It should also be noted that much of what was seen was unmentioned (e.g. Paul didn't describe what he saw, Daniel had to seal up his visions, etc.). I have a hard time reconciling what I think about heaven with what was described in the movie. But it is hard to definitively refute anything in the movie - at least what I remember (Again, I have only seen it once, and purportedly the boy says he had wings - although this may be from the book. I don't remember that phrase mentioned in the movie. I certainly don't believe that humans become angels - they are two separate creations).

The other major point is that the father is a pastor. Having not read the book, I did not know this, although it becomes evident early in the movie. Personally, as a pastor, I love the humanity of this character. He is a real person - so am I. Our calling as pastors may set us apart in one sense, as humans we have the same struggles as others - although these struggles are often intensified because of directed attacks by the enemy.

The reason for the importance of the father's profession is that he obviously struggles with what he believes against what his son is saying. The down side is that his knowledge is inferred. A couple of scenes from the pulpit show a Bible, and in one I believe he reads from it. But to the best of my memory, there is no direct reference to the foundation for his beliefs. What verses cause his issue? Again, if my son were to tell me he had such a vision, I would want to believe Him. I would wrestle to reconcile the matter much as this father/pastor did. But I also believe that my conversations would be laced with Scripture (1 Corinthians 15, 1 Thessalonians 4, etc). Instead, we never see him pick up, or carry a Bible apart from at the pulpit. Yes, it is a movie, but wouldn't that make it more realistic - to see or hear, specifically why he is struggling rather than just inferring it.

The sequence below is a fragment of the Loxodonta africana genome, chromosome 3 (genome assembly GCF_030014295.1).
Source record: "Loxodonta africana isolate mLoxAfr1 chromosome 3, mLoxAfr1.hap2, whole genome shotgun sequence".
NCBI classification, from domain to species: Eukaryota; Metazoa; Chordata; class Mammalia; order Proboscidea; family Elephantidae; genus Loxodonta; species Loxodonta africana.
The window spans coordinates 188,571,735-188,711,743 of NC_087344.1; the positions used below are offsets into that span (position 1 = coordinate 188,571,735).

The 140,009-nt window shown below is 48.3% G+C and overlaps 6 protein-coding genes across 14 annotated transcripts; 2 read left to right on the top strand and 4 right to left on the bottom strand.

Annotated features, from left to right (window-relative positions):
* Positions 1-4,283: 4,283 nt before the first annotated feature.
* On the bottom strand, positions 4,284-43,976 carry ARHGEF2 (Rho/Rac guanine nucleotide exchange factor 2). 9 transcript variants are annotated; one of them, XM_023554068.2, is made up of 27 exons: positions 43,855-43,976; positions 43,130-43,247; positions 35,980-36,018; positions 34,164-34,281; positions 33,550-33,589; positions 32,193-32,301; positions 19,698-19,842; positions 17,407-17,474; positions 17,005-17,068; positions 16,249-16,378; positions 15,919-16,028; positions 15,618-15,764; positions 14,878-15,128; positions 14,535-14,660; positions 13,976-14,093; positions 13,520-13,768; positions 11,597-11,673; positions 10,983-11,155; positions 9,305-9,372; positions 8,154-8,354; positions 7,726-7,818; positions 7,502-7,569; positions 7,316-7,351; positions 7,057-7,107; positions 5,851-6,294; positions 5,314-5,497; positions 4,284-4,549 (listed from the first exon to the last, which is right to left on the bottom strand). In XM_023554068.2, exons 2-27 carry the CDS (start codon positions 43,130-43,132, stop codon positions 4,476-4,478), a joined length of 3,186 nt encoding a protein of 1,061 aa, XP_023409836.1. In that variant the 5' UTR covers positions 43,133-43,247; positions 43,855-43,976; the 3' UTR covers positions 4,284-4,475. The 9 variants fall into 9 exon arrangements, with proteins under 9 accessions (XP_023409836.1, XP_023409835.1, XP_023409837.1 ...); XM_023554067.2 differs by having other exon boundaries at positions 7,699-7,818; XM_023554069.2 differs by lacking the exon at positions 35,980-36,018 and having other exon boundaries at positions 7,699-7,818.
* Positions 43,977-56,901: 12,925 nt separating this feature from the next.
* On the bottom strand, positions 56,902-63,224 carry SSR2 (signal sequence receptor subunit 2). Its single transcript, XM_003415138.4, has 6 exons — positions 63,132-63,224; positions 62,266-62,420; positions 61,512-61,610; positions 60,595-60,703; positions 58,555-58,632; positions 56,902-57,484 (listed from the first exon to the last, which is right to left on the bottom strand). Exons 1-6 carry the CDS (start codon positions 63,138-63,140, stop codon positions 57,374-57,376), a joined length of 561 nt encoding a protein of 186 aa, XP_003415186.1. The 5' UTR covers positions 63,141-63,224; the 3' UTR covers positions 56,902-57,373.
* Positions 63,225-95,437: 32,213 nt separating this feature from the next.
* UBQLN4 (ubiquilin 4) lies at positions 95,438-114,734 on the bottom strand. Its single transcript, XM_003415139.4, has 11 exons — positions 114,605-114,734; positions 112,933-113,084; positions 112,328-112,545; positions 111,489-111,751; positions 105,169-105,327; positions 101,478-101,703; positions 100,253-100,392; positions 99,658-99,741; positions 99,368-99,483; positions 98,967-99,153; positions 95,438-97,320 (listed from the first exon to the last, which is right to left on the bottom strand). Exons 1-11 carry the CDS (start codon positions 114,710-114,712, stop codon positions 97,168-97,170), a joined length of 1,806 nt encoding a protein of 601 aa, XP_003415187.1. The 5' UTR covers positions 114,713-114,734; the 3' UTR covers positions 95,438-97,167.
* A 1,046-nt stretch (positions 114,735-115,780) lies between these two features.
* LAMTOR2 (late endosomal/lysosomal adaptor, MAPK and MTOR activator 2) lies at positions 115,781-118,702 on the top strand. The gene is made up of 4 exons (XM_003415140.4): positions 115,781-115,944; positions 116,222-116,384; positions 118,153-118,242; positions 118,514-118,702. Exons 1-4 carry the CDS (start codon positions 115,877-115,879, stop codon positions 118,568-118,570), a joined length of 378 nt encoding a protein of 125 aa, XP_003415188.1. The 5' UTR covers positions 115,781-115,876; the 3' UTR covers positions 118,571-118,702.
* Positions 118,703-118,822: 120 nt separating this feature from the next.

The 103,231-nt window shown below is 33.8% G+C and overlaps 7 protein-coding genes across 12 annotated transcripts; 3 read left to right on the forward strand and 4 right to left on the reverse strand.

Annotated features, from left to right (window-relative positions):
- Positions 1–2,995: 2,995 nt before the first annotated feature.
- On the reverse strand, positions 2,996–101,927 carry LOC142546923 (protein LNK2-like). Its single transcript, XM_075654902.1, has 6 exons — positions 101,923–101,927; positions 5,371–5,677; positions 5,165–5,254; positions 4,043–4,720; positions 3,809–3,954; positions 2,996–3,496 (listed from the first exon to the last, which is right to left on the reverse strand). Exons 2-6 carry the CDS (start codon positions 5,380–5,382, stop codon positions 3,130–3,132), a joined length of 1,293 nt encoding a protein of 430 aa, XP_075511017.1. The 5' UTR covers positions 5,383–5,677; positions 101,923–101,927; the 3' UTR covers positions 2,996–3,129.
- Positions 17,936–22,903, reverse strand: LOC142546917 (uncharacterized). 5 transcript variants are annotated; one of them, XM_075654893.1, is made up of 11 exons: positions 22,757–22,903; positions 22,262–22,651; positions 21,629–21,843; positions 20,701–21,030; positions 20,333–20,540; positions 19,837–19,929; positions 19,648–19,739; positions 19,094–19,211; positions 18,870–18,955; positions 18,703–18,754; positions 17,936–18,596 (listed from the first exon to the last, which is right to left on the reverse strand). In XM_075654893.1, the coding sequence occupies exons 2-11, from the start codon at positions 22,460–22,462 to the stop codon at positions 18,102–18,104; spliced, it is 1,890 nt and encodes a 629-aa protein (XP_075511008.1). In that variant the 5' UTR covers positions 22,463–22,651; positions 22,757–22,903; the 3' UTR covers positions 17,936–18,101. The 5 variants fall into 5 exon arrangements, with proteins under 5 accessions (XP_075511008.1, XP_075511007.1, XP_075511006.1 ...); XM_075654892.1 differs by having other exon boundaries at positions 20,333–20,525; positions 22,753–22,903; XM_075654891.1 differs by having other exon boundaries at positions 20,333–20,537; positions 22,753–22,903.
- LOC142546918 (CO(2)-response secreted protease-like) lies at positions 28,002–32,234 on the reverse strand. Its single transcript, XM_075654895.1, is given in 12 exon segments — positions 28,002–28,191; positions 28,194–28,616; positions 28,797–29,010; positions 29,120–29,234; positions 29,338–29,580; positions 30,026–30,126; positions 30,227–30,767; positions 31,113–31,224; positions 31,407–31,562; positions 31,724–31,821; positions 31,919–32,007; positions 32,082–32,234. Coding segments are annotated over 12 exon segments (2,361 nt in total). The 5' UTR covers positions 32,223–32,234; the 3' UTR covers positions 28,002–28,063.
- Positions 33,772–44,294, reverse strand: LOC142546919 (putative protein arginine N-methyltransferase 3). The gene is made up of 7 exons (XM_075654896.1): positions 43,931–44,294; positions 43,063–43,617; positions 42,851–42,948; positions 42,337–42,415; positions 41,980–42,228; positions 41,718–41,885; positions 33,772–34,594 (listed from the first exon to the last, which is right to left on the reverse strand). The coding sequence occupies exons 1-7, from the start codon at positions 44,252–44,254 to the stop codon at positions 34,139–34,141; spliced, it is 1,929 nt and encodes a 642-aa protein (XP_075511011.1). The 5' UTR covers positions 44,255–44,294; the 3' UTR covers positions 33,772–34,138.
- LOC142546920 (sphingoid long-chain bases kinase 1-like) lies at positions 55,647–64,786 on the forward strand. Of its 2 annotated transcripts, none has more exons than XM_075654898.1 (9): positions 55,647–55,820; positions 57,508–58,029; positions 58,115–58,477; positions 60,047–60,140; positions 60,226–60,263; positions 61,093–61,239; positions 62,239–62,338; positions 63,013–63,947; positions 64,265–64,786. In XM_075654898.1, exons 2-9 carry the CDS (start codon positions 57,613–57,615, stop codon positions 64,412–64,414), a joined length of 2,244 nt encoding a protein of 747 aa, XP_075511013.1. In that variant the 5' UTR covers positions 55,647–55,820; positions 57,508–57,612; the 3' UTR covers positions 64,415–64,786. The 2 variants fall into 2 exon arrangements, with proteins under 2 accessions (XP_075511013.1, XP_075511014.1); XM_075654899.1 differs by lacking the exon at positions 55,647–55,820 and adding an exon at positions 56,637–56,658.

Do I believe the events of the movie? Honestly, that question doesn't matter. I do believe heaven is for real, but I am not worried about being in heaven...a new heaven and earth awaits (Revelation 21), and my desire is to be with Jesus, not to be in heaven. My desire is for life eternal, a life that I can experience now, not just waiting for a future time in heaven.

I do believe that God can do, and does, things I will never understand. Not only that I don't understand why they are done, but not understand what is done. Thus, is it possible that a young boy had such a vision? Yes, it is possible. But I will not build my theology on a book other than the Bible. Is this narrow-minded? Maybe, but Jesus said enter by the narrow gate. The wide gate leads to destruction. (Matthew 7.13). My reason is that there are many books that are meant to deceive. This book may not be one of them, but only the Bible has been able to withstand the critics for nearly 2000 years. Why? God does not lie (Titus 1:2). People might - especially when profit is involved.

In conclusion, I want to point to one overwhelmingly positive aspect to these movies. People are talking about matters of faith. Yes, there are errors, but before errors can be corrected, discussion needs to be possible. If nothing else, these movies have opened the door for a great deal of discussion. There are accounts that online sites/apps have seen an increase of reading from Genesis 6-9 of 250-300% . Reading the Bible is a good thing. If people are reading, discussing, learning, discovering truth, etc from having seen any, or all, of these movies, that is a positive thing. Should these movies be trusted as the truth? No! Jesus said He was the truth (John 14.6). Jesus is the Word (John 1.1). Thus the Word is truth. And we should find our truth from the word not from Hollywood, not from our own thoughts, and not even from a preacher (or blogger). Each of us should examine Scripture for ourselves, with guidance from the Holy Spirit and others who seek God's truth to learn not only what God's Word says, but how to apply it to our lives.

When we do this, God can use us to show others that even Noah, though a righteous man, needed a Savior. That Savior, the Christ, the risen Son of God is not dead. He defeated death, not only showing us the way to a real heaven, but granting eternal life to all who truly believe.